Friday, September 18, 2009

22,000 or 45,000?

I've seen this story a few times today:
WASHINGTON (Reuters) - Nearly 45,000 people die in the United States each year -- one every 12 minutes -- in large part because they lack health insurance and can not get good care, Harvard Medical School researchers found in an analysis released on Thursday.
But what I haven't seen is an explanation of why this is double the estimate of 22,000 annual excess deaths that has been sort of the standard number that gets quoted.
Studies estimate that the number of excess deaths among uninsured adults age 25-64 is in the range of 22,000 a year.
I'll keep looking. I've felt that, at a gut level, the latter number seemed low, but I would still like to understand why the former number should be accepted as accurate.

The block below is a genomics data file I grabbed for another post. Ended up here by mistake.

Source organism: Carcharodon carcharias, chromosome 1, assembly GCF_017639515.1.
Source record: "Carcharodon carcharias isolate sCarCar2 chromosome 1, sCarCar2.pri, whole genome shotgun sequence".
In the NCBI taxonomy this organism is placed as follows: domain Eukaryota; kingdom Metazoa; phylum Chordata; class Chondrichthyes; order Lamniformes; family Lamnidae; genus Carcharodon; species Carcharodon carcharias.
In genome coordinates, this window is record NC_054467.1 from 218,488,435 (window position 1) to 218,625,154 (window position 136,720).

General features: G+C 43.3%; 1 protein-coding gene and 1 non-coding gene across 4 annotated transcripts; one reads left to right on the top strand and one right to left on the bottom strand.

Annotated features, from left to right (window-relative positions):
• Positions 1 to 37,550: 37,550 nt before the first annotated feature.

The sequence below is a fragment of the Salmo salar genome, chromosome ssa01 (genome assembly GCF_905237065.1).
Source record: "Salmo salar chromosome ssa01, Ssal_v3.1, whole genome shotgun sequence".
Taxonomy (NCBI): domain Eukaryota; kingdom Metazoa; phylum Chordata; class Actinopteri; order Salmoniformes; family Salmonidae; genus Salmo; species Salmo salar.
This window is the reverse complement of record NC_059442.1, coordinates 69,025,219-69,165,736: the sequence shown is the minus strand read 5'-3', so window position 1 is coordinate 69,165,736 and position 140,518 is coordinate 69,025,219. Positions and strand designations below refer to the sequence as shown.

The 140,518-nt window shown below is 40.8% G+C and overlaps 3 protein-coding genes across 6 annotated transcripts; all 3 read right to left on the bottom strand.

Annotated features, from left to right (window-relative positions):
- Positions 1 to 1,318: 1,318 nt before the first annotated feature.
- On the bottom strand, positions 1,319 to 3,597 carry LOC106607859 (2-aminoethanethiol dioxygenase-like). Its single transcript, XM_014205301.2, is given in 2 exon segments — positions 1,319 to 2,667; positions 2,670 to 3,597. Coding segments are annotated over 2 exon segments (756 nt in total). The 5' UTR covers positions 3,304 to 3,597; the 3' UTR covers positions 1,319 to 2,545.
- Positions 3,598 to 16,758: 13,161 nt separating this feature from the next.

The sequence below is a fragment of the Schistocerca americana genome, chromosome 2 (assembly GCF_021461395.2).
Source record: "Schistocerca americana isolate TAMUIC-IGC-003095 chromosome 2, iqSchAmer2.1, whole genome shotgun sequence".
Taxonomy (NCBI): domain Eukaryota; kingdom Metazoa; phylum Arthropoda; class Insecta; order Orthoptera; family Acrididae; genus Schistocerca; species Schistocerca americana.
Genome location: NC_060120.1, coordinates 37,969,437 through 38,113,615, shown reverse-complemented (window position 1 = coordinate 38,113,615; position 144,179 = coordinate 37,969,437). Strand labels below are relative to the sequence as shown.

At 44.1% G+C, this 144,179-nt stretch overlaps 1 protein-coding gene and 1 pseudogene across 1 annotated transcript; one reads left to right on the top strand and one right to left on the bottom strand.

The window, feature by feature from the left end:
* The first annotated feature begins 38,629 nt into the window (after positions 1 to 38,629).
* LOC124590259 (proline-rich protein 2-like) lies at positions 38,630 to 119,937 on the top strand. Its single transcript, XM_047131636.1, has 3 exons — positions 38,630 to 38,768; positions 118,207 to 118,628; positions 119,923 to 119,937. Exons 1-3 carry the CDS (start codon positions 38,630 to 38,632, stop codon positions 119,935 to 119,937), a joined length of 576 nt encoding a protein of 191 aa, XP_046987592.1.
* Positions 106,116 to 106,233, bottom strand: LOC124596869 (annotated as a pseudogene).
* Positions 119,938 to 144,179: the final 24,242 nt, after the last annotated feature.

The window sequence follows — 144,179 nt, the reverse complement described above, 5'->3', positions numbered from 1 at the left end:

I also winced a little at this passage:
The National Center for Policy Analysis, a Washington think tank that backs a free-market approach to health care, said researchers overstated the death risk and did not track how long subjects were uninsured.
Uh... unless you're "lucky" enough to be 65 or older, the "free-market approach" is exactly what's killing either 23,000 or 45, 000 people per year.

Followup, a few minutes later: The Left Coaster has a good take on the news...
What would this nation do if some foreign power killed 45,000 people in this country in a single year? What should we do to the insurance industry?

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